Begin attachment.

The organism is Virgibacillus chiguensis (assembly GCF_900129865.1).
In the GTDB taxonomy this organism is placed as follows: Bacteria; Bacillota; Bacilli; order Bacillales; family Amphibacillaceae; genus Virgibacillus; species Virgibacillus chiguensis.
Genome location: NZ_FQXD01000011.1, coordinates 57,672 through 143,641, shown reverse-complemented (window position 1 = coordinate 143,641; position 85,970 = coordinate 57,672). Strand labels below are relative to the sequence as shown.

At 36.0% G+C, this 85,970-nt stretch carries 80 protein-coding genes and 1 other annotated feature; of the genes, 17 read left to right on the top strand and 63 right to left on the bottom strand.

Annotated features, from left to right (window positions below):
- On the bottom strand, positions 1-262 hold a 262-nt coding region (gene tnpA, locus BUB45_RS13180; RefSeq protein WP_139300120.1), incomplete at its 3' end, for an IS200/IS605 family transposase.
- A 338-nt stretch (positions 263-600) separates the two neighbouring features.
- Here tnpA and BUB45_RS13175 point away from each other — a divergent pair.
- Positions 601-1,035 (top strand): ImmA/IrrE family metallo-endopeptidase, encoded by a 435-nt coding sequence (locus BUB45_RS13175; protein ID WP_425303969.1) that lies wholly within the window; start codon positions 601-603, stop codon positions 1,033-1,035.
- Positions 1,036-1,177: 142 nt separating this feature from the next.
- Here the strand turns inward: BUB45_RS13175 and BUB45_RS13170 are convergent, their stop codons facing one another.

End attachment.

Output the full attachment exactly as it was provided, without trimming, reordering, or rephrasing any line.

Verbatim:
The organism is Virgibacillus chiguensis (assembly GCF_900129865.1).
In the GTDB taxonomy this organism is placed as follows: Bacteria; Bacillota; Bacilli; order Bacillales; family Amphibacillaceae; genus Virgibacillus; species Virgibacillus chiguensis.
Genome location: NZ_FQXD01000011.1, coordinates 57,672 through 143,641, shown reverse-complemented (window position 1 = coordinate 143,641; position 85,970 = coordinate 57,672). Strand labels below are relative to the sequence as shown.

At 36.0% G+C, this 85,970-nt stretch carries 80 protein-coding genes and 1 other annotated feature; of the genes, 17 read left to right on the top strand and 63 right to left on the bottom strand.

Annotated features, from left to right (window positions below):
- On the bottom strand, positions 1-262 hold a 262-nt coding region (gene tnpA, locus BUB45_RS13180; RefSeq protein WP_139300120.1), incomplete at its 3' end, for an IS200/IS605 family transposase.
- A 338-nt stretch (positions 263-600) separates the two neighbouring features.
- Here tnpA and BUB45_RS13175 point away from each other — a divergent pair.
- Positions 601-1,035 (top strand): ImmA/IrrE family metallo-endopeptidase, encoded by a 435-nt coding sequence (locus BUB45_RS13175; protein ID WP_425303969.1) that lies wholly within the window; start codon positions 601-603, stop codon positions 1,033-1,035.
- Positions 1,036-1,177: 142 nt separating this feature from the next.
- Here the strand turns inward: BUB45_RS13175 and BUB45_RS13170 are convergent, their stop codons facing one another.